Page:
In what follows, I will briefly elaborate on Peter Temin’s book from 1973 “Did monetary forces cause the Great Depression”. His analysis of the events that occurred during the 1930s is mainly an attempt to debunk the more popular version proposed by Friedman and Schwartz who asserted in their book “A monetary History of the U.S.” that the Great Depression was mostly a monetary phenomonenon. Friedman and Schwartz’s account of the 1930s has to some extent become the mainstream view in macroeconomics. They claim that the Great Depression can be attributed to a number of policy failures by the Federal Reserve. The roaring 1920s saw a booming U.S. economy. Rapid credit expansion supported higher valuations of particular assets, such as housing and stocks. By the end of the 1920s, the Fed became increasingly worried about high stock market valuations and hiked interest rates in the summer of 1929 in order to pop the financial bubble. Tighter financial conditions led to a stock market crash, which in turn caused an economic slowdown. Because of the working of the international gold standard, tight financial conditions in the U.S. were also exported to European nations, which were struggling with problems on their own. Some countries like Germany had become increasingly reliant on capital imports from the U.S., which dried up as the U.S. economy started to slow down. By 1931, the economic contraction started to affect the U.S. banking system. Deflation in the double digits and the collapse of asset prices led to the failure of more than 10.000 banks nationwide. The U.S. banking system was characterized by what is known as unit-banking: Banks were not allowed to branch out across states or sometimes even within states, meaning that banks were holding extremely undiversified portfolios. Furthermore, deposit insurance did not exist yet, making financial institutions very prone to bank runs. Last but not least, the Fed did not assume its function as lender of last resort. The U.S. banking system was thus quite risky in nature. The money supply fell even further as thousands of banks collapsed in 1931 when depositors withdrew their deposits from financial instituions on the verge of collapse. These events exacerbated the monetary contraction first initiated by the Fed. According to the version suggested by Friedman and Schwartz, the Great Depression was a monetary phenomenon and can thus mainly be blamed on the failure of the Fed to conduct appropriate monetary policy. The Fed first initiated a tightening of financial conditions, which led to a stock market crash and an economic downturn. Subsequently, it failed to act as a lender of last resort for the banking system and nationwide bank failures exacerbated the economic downturn.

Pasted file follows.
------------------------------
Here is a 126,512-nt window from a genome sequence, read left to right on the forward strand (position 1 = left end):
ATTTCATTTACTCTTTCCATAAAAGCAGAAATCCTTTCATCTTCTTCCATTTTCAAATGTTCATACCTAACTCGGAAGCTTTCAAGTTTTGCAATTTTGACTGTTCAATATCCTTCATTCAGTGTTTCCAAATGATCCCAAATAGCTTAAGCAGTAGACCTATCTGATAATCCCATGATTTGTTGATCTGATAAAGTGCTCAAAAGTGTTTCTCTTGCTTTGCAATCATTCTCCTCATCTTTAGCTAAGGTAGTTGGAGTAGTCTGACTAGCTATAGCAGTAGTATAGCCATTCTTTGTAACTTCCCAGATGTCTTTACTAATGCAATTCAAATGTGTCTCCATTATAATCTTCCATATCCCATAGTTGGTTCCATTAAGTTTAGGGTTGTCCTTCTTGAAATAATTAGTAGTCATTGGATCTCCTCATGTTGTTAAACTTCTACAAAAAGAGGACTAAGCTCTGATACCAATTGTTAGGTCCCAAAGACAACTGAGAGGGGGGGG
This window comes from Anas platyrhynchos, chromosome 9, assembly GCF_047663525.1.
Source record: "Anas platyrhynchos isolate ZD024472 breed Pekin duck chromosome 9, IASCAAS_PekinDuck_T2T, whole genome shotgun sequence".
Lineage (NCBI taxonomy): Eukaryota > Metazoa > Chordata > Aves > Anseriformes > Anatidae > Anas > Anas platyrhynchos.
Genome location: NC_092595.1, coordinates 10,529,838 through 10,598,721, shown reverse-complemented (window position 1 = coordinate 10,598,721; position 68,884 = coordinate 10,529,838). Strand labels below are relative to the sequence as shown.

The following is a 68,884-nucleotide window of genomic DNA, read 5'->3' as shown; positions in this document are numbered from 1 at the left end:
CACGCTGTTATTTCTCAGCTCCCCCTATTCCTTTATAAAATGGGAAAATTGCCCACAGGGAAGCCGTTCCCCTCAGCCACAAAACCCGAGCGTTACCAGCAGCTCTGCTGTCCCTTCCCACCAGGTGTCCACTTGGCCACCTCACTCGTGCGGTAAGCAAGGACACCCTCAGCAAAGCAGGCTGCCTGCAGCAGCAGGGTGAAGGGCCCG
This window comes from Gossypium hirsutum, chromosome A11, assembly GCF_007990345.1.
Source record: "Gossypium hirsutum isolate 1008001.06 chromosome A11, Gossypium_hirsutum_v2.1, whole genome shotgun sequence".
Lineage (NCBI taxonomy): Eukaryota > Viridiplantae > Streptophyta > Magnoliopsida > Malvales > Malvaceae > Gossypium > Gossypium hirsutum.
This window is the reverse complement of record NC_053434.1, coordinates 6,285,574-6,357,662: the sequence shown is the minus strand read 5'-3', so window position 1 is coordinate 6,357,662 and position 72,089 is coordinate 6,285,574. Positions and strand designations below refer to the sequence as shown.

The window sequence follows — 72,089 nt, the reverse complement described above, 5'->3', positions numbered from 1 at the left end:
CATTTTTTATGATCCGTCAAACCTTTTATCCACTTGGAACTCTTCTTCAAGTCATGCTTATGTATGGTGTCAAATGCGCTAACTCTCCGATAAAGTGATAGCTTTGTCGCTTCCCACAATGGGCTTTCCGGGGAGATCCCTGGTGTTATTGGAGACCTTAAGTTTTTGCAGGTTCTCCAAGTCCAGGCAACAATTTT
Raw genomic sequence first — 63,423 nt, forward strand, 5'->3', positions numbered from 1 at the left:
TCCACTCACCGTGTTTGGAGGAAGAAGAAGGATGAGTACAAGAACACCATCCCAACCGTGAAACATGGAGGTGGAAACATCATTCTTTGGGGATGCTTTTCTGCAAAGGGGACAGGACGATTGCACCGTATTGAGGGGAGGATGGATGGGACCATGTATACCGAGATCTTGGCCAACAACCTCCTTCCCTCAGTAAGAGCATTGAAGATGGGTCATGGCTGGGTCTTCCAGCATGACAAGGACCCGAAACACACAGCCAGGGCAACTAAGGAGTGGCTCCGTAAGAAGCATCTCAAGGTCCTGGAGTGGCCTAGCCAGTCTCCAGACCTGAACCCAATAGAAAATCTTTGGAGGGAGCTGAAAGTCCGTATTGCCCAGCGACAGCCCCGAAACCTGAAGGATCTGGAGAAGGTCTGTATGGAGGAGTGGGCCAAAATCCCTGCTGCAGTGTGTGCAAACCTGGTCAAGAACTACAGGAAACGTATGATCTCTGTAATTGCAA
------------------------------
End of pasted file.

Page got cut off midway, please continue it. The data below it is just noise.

Peter Temin suggests an alternative account of the Great Depression. According to him, the monetary view suggested by Friedman and Schwartz is not satisfactory in explaining the severity of the downturn. First and foremost, it is equally plausible that the decline in income led to declines in the money stock, and not the other way around. Income and money are both determined endoegenously, thus suggesting a role for bidriectional causality. Second, Temin emphasizes that the bank failures in the U.S. were a result of plunging asset prices and declining income levels. The failure of the financial system was thus not so much a cause but rather a result of the economic downturn. Last but not least, Friedman and Schwartz account of the Great Depression is extremely U.S. centric and based on a misunderstanding on how the international gold standard actually worked. Canada did not experience a single banking panic during the Great Depression but suffered just as much from the downturn and global deflationary forces.
Temin emphasizes that a more global approach is needed to explain the Great Depression. Nevertheless, the biggest part of his book is devoted to the U.S. in an attempt to debunk the monetary view. Comparing the Great Depression to the U.S. recessions in 1920/21 and 1937/38, Temin shows that the Great Depression at first did not stand out so much. Many economic and financial variables behaved in a very similar fashion to earlier downturns. Furthermore, contemporary newspaper articles did not indicate in any way that people expected the Depression to last as long and to become as severe as it actually did.